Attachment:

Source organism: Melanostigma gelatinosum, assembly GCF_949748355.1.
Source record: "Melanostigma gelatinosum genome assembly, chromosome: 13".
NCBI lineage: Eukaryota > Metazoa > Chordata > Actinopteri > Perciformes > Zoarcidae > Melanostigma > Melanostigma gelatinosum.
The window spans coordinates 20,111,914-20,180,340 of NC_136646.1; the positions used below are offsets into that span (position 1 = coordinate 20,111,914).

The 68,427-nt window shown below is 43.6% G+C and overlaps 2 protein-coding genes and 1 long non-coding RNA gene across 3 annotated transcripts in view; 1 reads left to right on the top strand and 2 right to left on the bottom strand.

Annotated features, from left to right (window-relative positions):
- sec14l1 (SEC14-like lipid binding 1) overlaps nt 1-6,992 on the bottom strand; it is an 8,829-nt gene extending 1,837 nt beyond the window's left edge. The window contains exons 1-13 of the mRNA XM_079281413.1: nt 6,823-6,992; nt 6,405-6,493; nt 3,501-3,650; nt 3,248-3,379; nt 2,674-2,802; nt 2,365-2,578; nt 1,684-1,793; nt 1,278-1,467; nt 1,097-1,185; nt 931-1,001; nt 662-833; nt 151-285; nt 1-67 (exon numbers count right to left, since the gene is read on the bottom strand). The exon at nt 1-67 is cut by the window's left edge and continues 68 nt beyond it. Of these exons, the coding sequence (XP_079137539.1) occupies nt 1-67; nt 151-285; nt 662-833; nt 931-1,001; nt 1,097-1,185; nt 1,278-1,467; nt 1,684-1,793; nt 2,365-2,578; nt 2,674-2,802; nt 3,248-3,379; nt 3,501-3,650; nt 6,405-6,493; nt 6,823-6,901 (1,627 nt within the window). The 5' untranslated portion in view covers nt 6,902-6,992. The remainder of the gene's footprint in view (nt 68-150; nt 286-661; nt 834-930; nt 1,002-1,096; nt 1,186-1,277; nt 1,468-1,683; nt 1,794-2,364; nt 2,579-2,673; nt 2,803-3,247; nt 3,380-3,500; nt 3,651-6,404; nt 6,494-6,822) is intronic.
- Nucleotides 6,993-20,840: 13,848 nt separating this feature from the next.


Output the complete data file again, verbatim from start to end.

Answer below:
Source organism: Melanostigma gelatinosum, assembly GCF_949748355.1.
Source record: "Melanostigma gelatinosum genome assembly, chromosome: 13".
NCBI lineage: Eukaryota > Metazoa > Chordata > Actinopteri > Perciformes > Zoarcidae > Melanostigma > Melanostigma gelatinosum.
The window spans coordinates 20,111,914-20,180,340 of NC_136646.1; the positions used below are offsets into that span (position 1 = coordinate 20,111,914).

The 68,427-nt window shown below is 43.6% G+C and overlaps 2 protein-coding genes and 1 long non-coding RNA gene across 3 annotated transcripts in view; 1 reads left to right on the top strand and 2 right to left on the bottom strand.

Annotated features, from left to right (window-relative positions):
- sec14l1 (SEC14-like lipid binding 1) overlaps nt 1-6,992 on the bottom strand; it is an 8,829-nt gene extending 1,837 nt beyond the window's left edge. The window contains exons 1-13 of the mRNA XM_079281413.1: nt 6,823-6,992; nt 6,405-6,493; nt 3,501-3,650; nt 3,248-3,379; nt 2,674-2,802; nt 2,365-2,578; nt 1,684-1,793; nt 1,278-1,467; nt 1,097-1,185; nt 931-1,001; nt 662-833; nt 151-285; nt 1-67 (exon numbers count right to left, since the gene is read on the bottom strand). The exon at nt 1-67 is cut by the window's left edge and continues 68 nt beyond it. Of these exons, the coding sequence (XP_079137539.1) occupies nt 1-67; nt 151-285; nt 662-833; nt 931-1,001; nt 1,097-1,185; nt 1,278-1,467; nt 1,684-1,793; nt 2,365-2,578; nt 2,674-2,802; nt 3,248-3,379; nt 3,501-3,650; nt 6,405-6,493; nt 6,823-6,901 (1,627 nt within the window). The 5' untranslated portion in view covers nt 6,902-6,992. The remainder of the gene's footprint in view (nt 68-150; nt 286-661; nt 834-930; nt 1,002-1,096; nt 1,186-1,277; nt 1,468-1,683; nt 1,794-2,364; nt 2,579-2,673; nt 2,803-3,247; nt 3,380-3,500; nt 3,651-6,404; nt 6,494-6,822) is intronic.
- Nucleotides 6,993-20,840: 13,848 nt separating this feature from the next.